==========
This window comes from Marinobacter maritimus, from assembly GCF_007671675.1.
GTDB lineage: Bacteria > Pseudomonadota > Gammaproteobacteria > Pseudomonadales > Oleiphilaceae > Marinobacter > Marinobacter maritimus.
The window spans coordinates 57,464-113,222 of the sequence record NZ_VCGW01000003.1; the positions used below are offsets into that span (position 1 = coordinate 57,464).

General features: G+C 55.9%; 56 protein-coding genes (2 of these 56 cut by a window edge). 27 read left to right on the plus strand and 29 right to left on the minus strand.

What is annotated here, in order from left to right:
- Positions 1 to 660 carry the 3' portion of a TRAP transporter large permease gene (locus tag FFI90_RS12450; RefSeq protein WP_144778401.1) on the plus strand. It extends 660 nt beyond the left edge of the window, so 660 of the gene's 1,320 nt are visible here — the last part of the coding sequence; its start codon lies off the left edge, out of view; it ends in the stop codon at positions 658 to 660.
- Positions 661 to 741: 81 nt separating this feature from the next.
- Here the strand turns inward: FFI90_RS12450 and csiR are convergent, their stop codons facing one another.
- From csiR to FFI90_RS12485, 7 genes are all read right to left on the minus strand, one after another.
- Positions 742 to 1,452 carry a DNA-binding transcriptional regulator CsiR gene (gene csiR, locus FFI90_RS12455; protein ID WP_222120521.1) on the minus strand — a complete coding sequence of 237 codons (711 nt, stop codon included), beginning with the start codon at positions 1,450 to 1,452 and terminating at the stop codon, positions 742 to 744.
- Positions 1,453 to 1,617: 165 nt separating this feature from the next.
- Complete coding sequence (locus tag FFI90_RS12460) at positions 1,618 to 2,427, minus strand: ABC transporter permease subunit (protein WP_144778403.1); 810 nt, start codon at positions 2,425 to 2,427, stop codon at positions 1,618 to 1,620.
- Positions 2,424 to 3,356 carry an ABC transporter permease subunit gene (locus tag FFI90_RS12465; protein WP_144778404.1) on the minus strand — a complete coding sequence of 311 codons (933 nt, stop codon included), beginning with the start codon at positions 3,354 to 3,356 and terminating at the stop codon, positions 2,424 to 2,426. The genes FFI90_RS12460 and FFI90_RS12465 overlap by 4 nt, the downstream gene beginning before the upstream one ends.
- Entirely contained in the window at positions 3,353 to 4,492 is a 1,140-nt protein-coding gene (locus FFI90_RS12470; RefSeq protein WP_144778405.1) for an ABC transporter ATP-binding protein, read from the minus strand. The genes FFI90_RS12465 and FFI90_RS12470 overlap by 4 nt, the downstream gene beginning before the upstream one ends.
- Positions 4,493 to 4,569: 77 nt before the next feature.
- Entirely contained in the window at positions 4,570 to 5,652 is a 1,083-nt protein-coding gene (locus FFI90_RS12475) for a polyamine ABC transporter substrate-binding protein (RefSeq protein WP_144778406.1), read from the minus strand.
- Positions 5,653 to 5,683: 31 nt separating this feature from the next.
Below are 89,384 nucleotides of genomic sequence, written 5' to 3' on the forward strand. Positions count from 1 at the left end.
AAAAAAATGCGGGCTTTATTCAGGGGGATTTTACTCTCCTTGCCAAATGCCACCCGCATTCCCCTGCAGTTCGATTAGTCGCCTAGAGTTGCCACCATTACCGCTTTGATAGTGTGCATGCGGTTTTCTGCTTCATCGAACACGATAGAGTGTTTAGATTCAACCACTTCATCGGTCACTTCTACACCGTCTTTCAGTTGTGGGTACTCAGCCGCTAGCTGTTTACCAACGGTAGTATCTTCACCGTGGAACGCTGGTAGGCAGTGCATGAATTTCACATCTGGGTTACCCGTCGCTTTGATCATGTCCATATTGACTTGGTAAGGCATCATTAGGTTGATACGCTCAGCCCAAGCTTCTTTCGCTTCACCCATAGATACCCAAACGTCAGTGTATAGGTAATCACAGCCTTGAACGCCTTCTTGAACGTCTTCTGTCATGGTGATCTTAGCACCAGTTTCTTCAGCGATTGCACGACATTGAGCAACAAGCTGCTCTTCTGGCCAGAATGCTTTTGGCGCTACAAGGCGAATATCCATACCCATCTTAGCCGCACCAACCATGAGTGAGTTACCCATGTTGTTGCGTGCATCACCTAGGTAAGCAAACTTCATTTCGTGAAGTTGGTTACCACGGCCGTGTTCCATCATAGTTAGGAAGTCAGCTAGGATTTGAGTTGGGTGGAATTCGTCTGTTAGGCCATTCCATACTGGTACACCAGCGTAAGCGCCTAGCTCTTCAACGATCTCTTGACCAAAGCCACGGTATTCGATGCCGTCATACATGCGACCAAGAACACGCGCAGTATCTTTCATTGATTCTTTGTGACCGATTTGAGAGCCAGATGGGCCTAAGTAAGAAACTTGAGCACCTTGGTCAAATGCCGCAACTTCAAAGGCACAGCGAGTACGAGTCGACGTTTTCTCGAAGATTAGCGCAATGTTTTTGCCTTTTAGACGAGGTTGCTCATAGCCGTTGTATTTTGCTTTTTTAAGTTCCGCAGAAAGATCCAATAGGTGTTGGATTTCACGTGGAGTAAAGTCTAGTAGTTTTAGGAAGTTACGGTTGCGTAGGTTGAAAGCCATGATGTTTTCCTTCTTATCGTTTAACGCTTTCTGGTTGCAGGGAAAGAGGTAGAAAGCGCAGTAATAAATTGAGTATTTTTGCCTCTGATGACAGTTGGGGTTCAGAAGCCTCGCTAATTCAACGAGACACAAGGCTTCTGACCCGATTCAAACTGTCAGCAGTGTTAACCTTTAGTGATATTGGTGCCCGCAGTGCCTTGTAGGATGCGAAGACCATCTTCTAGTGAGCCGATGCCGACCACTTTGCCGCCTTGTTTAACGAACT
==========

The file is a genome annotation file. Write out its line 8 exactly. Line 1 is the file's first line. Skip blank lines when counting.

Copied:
- Here the strand turns inward: FFI90_RS12450 and csiR are convergent, their stop codons facing one another.